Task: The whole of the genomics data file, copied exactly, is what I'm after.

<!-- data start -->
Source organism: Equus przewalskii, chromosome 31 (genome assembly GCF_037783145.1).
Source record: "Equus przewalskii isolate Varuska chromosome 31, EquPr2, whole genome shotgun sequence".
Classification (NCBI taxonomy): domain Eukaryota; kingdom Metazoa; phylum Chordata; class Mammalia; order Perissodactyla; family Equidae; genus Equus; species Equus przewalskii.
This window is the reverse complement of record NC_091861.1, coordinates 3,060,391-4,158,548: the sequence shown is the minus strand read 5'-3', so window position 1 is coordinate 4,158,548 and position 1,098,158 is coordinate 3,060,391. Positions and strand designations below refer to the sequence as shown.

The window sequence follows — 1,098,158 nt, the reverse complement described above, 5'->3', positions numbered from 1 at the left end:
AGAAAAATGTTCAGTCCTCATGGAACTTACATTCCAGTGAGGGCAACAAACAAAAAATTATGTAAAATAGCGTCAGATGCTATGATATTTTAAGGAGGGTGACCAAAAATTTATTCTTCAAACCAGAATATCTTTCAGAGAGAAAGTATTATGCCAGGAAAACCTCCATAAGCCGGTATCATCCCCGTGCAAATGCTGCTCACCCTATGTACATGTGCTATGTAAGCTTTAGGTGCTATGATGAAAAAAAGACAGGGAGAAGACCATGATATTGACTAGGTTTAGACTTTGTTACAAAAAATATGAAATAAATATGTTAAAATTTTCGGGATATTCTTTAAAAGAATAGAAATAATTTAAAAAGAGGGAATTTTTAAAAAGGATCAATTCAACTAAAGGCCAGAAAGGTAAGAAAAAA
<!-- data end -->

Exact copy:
Source organism: Equus przewalskii, chromosome 31 (genome assembly GCF_037783145.1).
Source record: "Equus przewalskii isolate Varuska chromosome 31, EquPr2, whole genome shotgun sequence".
Classification (NCBI taxonomy): domain Eukaryota; kingdom Metazoa; phylum Chordata; class Mammalia; order Perissodactyla; family Equidae; genus Equus; species Equus przewalskii.
This window is the reverse complement of record NC_091861.1, coordinates 3,060,391-4,158,548: the sequence shown is the minus strand read 5'-3', so window position 1 is coordinate 4,158,548 and position 1,098,158 is coordinate 3,060,391. Positions and strand designations below refer to the sequence as shown.

The window sequence follows — 1,098,158 nt, the reverse complement described above, 5'->3', positions numbered from 1 at the left end:
AGAAAAATGTTCAGTCCTCATGGAACTTACATTCCAGTGAGGGCAACAAACAAAAAATTATGTAAAATAGCGTCAGATGCTATGATATTTTAAGGAGGGTGACCAAAAATTTATTCTTCAAACCAGAATATCTTTCAGAGAGAAAGTATTATGCCAGGAAAACCTCCATAAGCCGGTATCATCCCCGTGCAAATGCTGCTCACCCTATGTACATGTGCTATGTAAGCTTTAGGTGCTATGATGAAAAAAAGACAGGGAGAAGACCATGATATTGACTAGGTTTAGACTTTGTTACAAAAAATATGAAATAAATATGTTAAAATTTTCGGGATATTCTTTAAAAGAATAGAAATAATTTAAAAAGAGGGAATTTTTAAAAAGGATCAATTCAACTAAAGGCCAGAAAGGTAAGAAAAAA